• Preferably, the cut surfaces 24 are prepared for the adhesive 36 prior to application of the adhesive 36 to remove surface contaminants that may affect adhesion and/or to expose the bone porosity to improve the mechanical bond provided by the adhesive 36. Preferably, no bone wax or other hemostatic material is used during the sternal procedure. If bone wax or another hemostatic material is not used, the cut surfaces 24 may be treated to remove, bone fragments, fat, blood, fluids, soft tissues or any other material that could affect adhesion between the cut surfaces 24. However, if bone wax or other hemostatic materials are used, they are also preferably removed prior to placement of the adhesive 36, along with any other material that could prevent bone growth. For example, simple mechanical cleaning, using a suitable brush or the like, or the use of carbon dioxide or other gases or liquids may be used to prepare the cut surfaces 24. If using commercially available lavage systems, an appropriate nozzle may be employed to protect the organs under the sternum 10 while preparing and drying the cut surfaces 24. Even more preferably, the lavage system may use a nozzle designed to prepare the cut surface 24 and to apply the adhesive 36 at substantially the same time.
  • Referring to FIG. 5, wherein like numerals represent like elements, both the size and frequency of application of adhesive 136 along the longitudinal incision 116 may be varied to alter the bond strength between the first and second sternum portions 112 and 114. Additionally, the size and/or frequency of application of adhesive 136 may be changed to increase the size and frequency of gaps 138, thereby providing more bone to bone contact between the first and second sternum portions 112 and 114 to promote additional natural bone growth, when the first and second sternum portions 112 and 114 are compressed together as discussed above in connection with FIG. 3.
  • Referring to FIG. 6, in another embodiment of the present invention, the adhesive 236 may be applied over substantially the entire length of the incision 216 to increase the strength of the bond between the first and second sternum portions 212 and 214. In this embodiment, it would be particularly advantageous for the adhesive 236 to have osteoconductive properties so that bone growth between the first and second sternum portions 212 and 214 occurs through the adhesive 236, thereby allowing the patient to heal.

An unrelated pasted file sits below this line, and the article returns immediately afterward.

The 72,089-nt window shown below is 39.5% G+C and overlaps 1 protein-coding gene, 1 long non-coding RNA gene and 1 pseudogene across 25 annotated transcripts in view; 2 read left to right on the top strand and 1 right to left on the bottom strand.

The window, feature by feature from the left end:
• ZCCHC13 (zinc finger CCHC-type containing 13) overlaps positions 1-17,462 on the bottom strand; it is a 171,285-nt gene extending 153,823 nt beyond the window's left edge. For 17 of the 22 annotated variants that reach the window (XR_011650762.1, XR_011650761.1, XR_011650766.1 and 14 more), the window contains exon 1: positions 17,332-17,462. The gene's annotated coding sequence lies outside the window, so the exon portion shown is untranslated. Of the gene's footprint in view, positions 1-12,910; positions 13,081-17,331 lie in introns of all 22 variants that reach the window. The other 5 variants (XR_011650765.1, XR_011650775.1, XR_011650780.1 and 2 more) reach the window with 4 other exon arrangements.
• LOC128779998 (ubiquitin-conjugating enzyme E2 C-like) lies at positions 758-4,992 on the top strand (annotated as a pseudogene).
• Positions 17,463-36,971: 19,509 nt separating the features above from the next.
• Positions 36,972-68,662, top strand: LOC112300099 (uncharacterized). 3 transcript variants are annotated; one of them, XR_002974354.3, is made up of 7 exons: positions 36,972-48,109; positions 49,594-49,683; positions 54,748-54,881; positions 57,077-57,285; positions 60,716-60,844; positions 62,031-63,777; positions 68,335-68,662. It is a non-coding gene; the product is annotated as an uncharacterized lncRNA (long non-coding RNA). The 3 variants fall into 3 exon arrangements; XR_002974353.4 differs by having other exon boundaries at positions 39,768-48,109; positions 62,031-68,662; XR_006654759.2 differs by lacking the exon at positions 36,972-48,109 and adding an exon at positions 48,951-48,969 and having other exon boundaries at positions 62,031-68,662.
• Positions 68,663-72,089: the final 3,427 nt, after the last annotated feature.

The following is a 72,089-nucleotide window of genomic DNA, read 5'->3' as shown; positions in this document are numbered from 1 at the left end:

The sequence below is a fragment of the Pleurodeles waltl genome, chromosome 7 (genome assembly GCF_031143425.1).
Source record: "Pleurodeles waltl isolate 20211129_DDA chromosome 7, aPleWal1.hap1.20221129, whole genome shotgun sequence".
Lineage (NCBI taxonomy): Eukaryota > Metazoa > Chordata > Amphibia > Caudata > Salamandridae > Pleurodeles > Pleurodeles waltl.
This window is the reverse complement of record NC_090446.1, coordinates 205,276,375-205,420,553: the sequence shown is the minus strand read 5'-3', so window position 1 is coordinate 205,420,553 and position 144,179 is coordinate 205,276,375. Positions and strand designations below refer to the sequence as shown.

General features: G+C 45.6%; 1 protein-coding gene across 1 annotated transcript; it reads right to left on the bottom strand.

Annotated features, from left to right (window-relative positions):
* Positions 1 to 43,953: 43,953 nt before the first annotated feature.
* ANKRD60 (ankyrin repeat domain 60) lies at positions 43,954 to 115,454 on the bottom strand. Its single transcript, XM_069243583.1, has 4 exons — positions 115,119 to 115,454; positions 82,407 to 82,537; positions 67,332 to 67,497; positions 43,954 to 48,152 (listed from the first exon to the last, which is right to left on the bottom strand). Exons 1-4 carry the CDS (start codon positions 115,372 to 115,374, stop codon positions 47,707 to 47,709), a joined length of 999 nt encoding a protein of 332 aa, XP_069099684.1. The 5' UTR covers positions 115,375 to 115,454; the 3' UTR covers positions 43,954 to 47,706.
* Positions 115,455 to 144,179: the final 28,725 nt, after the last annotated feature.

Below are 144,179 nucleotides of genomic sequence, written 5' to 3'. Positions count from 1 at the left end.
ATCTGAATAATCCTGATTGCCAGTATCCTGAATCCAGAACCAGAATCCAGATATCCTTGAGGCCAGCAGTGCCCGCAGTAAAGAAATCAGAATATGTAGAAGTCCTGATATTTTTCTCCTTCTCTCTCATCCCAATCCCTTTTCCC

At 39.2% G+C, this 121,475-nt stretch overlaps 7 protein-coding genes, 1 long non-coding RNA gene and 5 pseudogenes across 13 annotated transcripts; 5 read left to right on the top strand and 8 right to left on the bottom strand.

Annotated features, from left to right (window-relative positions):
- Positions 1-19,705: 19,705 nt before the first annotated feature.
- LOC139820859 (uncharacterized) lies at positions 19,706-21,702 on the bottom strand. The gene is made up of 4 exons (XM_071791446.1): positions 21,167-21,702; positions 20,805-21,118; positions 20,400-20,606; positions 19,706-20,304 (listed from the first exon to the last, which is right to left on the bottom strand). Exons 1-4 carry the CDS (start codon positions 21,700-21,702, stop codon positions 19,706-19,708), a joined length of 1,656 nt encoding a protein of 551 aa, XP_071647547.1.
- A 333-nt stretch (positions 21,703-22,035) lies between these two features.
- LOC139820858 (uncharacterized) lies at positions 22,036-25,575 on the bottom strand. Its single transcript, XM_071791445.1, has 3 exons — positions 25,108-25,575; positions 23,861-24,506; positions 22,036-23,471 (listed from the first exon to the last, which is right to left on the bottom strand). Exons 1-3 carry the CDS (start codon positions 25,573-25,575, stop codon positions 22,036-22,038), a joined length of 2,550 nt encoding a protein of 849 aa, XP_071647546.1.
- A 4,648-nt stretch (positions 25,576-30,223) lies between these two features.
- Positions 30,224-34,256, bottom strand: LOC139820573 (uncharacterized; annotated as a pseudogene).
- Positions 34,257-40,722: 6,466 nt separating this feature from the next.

• Referring to FIG. 7, the method for sternum closure of the present invention may also include securing the first and second sternum portions 12 and 14 together with compressive devices 40 that are permanent, such as wires, cables, bands or straps that pass around the sternum to hold the first and second sternum portions 12 and 14 together. The compressive devices 40 may be positioned around the sternum 10 while the adhesive 36 is in the liquid or taffy-like state to maintain the position of the first and second sternum portions 12 and 14 proximate to one another while the adhesive 36 cures to form the adhesive bond discussed above. In this embodiment, the compressive devices 40 provide the compressive force for securing the first sternum portion 12 and the second sternum portion 14 together during the healing process, thereby ensuring that the sternum portions 12 and 14 do not separate. The adhesive bond formed by adhesive 36 inhibits flexing and shearing motion of the first and second sternum portions 12 and 14 relative to one another, which would still be possible if the first and second sternum portions 12 and 14 were secured by only compressive devices 40. Inhibiting relative movement between the first and second sternum portions 12 and 14 with the adhesive 36 may also reduce the degree to which the compressive devices 40 cut into the sternum 10, preventing loosening of the compressive devices 40, separation of the closed sternum 10 and potential discomfort to the patient.
  • Additionally, by using the adhesive 36 with the compressive devices 40, relatively fewer compressive devices 40 may be used to secure the sternum portions, when compared to conventional sternal closure devices. For example, in addition to the adhesive 36, the present invention may use only two compressive devices 40, one at either end of the sternum 10, to provide adequate stability to the closed sternum 10. Reducing the number of compressive devices 40, such as wires, may decrease the risk of injury to the patient, because fewer wires or cables must be passed behind the sternum 10 and across surgical grafts both during the initial procedure and during revision surgery, if necessary.
  • Referring to FIG. 8, adhesive 36 may also be injected into or through the outer cortical bone 26 of the sternum 10 in contact regions 41 where the compressive devices 40 are in contact with, or will be in contact with, the first and second sternum portions 12 and 14 after the sternum 10 has been closed. For example, the adhesive 36 may be injected with delivery means 43, such as a syringe, into the sternum 10 through the cortical bone 26 at the anterior surface 18 along the peripheral edges 32 of the sternum 10 between rib bones 30. Alternatively, the adhesive 36 may be delivered to the contact region 41 by injection through the cancellous bone 28 at the cut surface 24. The adhesive 36 occupies space within the porous structure of the cancellous bone 28 and/or cortical bone 26, where it cures to add strength and stiffness to the cancellous bone 28 and/or cortical bone 26 in the contact regions 41. The injected adhesive 36 makes it more difficult for the compressive devices 40 to cut into the bone, thereby preventing loosening of the compressive devices 40 and/or pain experienced by the patient. The application of adhesive 36 to the contact regions 41 may be particularly beneficial for patients with weak osteoporotic bones.